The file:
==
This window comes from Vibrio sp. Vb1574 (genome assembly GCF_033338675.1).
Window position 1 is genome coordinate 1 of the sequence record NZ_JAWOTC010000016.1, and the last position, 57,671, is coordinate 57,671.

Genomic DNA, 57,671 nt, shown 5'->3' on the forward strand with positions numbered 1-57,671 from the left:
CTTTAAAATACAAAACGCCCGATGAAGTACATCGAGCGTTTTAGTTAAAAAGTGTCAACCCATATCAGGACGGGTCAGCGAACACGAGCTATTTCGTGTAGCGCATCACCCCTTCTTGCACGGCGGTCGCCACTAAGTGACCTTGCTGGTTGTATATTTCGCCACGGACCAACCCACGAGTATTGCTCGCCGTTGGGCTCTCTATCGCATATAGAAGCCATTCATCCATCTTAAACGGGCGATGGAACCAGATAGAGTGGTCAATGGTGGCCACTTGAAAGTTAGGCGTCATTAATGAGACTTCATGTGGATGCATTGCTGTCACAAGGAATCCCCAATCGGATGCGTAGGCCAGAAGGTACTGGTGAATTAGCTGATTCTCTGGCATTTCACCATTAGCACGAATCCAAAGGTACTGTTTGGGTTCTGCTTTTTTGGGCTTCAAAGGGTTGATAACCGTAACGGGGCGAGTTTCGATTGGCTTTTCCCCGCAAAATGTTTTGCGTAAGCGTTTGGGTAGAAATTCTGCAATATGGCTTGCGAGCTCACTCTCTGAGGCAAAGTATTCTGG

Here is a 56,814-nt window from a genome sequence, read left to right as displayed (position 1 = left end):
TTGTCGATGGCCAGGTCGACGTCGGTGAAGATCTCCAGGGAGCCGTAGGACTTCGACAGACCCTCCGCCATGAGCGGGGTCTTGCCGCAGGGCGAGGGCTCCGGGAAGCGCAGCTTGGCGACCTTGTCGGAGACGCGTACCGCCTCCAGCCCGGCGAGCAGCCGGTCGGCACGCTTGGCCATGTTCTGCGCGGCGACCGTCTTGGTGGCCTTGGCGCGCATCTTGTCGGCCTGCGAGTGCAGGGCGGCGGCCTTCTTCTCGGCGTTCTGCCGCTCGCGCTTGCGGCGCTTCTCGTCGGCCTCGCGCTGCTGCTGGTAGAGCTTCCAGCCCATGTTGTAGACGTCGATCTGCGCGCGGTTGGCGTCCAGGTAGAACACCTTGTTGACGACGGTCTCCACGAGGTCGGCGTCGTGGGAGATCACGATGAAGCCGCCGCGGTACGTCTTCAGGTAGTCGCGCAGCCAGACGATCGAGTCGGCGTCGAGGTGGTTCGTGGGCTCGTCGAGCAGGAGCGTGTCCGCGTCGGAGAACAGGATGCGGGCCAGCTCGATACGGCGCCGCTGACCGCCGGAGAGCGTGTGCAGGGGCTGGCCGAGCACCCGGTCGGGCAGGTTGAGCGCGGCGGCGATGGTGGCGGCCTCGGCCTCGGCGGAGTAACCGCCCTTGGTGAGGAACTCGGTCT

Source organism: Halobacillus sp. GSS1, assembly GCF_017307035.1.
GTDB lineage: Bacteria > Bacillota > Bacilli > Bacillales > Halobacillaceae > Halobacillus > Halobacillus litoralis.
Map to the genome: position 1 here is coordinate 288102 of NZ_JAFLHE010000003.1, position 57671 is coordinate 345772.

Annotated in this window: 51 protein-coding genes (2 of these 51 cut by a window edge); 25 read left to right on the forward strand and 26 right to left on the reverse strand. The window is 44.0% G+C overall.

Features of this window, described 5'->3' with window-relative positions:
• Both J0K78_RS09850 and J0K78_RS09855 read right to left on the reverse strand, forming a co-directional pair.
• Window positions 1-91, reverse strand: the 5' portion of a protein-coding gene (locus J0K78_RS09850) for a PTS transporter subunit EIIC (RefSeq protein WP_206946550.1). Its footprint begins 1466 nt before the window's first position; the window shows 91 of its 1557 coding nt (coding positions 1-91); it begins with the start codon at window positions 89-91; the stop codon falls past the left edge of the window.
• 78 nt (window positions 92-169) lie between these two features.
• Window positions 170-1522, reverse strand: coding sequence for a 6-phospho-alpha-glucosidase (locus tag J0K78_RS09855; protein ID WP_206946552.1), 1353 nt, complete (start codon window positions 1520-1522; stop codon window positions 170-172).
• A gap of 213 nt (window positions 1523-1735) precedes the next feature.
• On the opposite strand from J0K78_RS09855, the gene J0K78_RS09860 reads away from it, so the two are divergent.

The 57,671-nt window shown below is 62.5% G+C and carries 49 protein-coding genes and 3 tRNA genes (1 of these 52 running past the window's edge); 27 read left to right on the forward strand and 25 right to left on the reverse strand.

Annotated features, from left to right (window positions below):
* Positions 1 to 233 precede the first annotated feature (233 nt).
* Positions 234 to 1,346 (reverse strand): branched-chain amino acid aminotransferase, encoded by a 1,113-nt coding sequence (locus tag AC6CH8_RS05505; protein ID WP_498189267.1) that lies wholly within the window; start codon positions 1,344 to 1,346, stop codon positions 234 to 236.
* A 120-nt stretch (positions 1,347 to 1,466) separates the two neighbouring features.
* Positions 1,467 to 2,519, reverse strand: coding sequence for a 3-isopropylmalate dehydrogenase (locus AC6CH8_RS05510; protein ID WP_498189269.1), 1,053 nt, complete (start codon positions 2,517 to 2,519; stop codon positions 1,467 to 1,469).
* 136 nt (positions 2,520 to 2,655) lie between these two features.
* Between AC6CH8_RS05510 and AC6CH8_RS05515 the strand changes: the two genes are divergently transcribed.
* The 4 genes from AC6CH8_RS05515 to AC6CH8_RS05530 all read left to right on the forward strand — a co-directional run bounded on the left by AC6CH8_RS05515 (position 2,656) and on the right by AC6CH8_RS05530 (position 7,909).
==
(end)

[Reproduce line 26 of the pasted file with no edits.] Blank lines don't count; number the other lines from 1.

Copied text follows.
* The 4 genes from AC6CH8_RS05515 to AC6CH8_RS05530 all read left to right on the forward strand — a co-directional run bounded on the left by AC6CH8_RS05515 (position 2,656) and on the right by AC6CH8_RS05530 (position 7,909).